TD is proud to support and celebrate Pan-Asian colleagues and customers across Canada. This Asian Heritage Month, we're sharing stories from TD colleagues like Diana Lee, Vice President, Diversity and Inclusion. Read on to hear about how she learned to embrace and celebrate her Korean identity.
My relationship with my Korean identity hasn't always been straightforward.
I'm a Korean Canadian who was born in Brampton, Ontario to immigrant parents. Growing up, I moved in between multiple cultures. Home was spicy stews and kimchi, VHS tapes of Korean dramas, and strong respect for elders. School was peanut butter and jelly sandwiches, English literature, and academic debate.
Both cultures were part of me, but it wasn't always easy to reconcile them. Being different didn't always feel like something to celebrate outside my home. Sometimes I was made to feel "othered" and alone.
In the past, I've experienced some work contexts, like cocktail parties and even interviews, that could feel exclusionary. People who were more aligned to the majority culture could typically find common ground and work opportunities more easily, connecting with others about cottages, hockey, and winetasting. I witnessed how a number of my coworkers from different backgrounds, who were also extremely capable and personable, had more difficulty building career-enhancing connections.
These experiences early in my career sparked my interest in diversity and inclusion. I realized how essential these core principles are to fostering healthy work cultures and fair opportunity for everyone.
I also came to recognize that my differences are sources of power. To me, Korean culture symbolizes strength. If you aren't familiar with Korean history, I encourage you to learn more about it – it's fascinating, heartbreaking, and inspiring. Korean people have persevered through longstanding subjugation and war, emerging with resilience, courage, and creativity. I'm so proud of my Korean identity.
Difference is strength. Because of my experiences, I can better empathize with others, adapt to different environments, and persevere through challenge. Teams that reflect difference and diversity are more innovative, provoking greater thought in each other and demonstrating stronger decision-making as a collective.
I'm grateful that over time, I learned to embrace all dimensions of my identity, and myself as an individual. If we invite difference and are open to learn from it, we will all be better for it. We're all individuals, and that's a wonderful thing.
A natural career progression
When I joined TD in 2015, I was drawn to its commitment to diversity and inclusion (D&I) as well as its focus on innovation. My first role with TD was as legal counsel, focused on digital innovation and privacy. Over time, my mandate expanded to include customer experience and human rights. My team worked with others across TD to enable the use of innovative technology and create inclusive opportunities for our colleagues, customers, and communities.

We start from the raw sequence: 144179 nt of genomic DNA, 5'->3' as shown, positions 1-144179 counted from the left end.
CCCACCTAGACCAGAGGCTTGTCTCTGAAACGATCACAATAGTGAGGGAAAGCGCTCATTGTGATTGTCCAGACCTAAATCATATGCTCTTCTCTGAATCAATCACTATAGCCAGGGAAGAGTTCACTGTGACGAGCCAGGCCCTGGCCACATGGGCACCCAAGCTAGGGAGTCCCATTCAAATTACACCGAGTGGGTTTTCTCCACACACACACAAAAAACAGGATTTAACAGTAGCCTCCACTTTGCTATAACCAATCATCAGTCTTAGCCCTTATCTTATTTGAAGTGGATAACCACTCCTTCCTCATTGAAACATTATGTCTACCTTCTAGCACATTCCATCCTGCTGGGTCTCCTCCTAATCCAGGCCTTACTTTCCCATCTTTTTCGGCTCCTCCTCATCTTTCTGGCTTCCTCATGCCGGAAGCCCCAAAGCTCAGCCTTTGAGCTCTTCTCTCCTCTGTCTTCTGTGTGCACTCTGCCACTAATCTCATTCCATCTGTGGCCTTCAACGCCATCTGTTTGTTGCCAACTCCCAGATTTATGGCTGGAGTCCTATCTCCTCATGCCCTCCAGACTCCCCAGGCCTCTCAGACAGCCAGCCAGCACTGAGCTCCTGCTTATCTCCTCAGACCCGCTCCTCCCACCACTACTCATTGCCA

During my time with this team, I was also involved in leadership committees for Employee Resource Groups (ERGs), colleague-led groups usually organized around a shared identity. This work included initiatives to drive ally action at TD.
Just over a year ago, I took on my current role leading diversity and inclusion for TD. This move felt so natural, and the work is incredibly fulfilling. Every day, my team and I work to safeguard and strengthen our inclusive culture at TD, so all of us feel included and respected, and so that all of us have fair opportunities to succeed. I'm not sure there exists any other work that would give me a stronger feeling of purpose.
Everyone has the power to make a difference
One of my first introductions to D&I work was through an ERG within the Bank's legal department. ERGs not only help create community, but they are the heart of D&I work – our progress is propelled by the efforts of these fantastic ERG volunteers across TD. Through groups such as the Chinese Employee Network, the South Asian Employee Network and many more, we celebrate each other's cultures, learn more about each other's experiences, and how to support each other.
At TD, we often speak about how every one of us plays a role in shaping our inclusive culture. In every interaction with each other, every meeting, every conversation, we can contribute to inclusion by demonstrating respect for each other and making space for each other, particularly those who may be different from others. Every person can and does make a difference.
I'm proud of the progress we've made at TD, and our commitment to continue to do more. I'm often asked: "What motivates you at work?" To that, I say: I hope to make a positive difference, and leave a better environment for those who come next.
Here's to celebrating Asian heritage and all forms of diversity, this month and always.
Click here to learn more about how the TD Ready Commitment helps celebrate and support communities across Canada.